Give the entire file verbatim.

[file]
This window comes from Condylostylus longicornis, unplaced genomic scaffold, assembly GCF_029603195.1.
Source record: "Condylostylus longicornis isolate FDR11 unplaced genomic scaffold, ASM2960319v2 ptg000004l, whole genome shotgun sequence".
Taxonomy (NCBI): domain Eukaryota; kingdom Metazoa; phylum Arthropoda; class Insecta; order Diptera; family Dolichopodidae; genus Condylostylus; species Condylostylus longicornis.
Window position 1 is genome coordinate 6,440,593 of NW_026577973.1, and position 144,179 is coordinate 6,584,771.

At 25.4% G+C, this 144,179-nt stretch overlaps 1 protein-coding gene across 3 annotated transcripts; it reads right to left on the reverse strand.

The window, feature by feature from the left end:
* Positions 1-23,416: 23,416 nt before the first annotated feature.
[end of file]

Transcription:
This window comes from Condylostylus longicornis, unplaced genomic scaffold, assembly GCF_029603195.1.
Source record: "Condylostylus longicornis isolate FDR11 unplaced genomic scaffold, ASM2960319v2 ptg000004l, whole genome shotgun sequence".
Taxonomy (NCBI): domain Eukaryota; kingdom Metazoa; phylum Arthropoda; class Insecta; order Diptera; family Dolichopodidae; genus Condylostylus; species Condylostylus longicornis.
Window position 1 is genome coordinate 6,440,593 of NW_026577973.1, and position 144,179 is coordinate 6,584,771.

At 25.4% G+C, this 144,179-nt stretch overlaps 1 protein-coding gene across 3 annotated transcripts; it reads right to left on the reverse strand.

The window, feature by feature from the left end:
* Positions 1-23,416: 23,416 nt before the first annotated feature.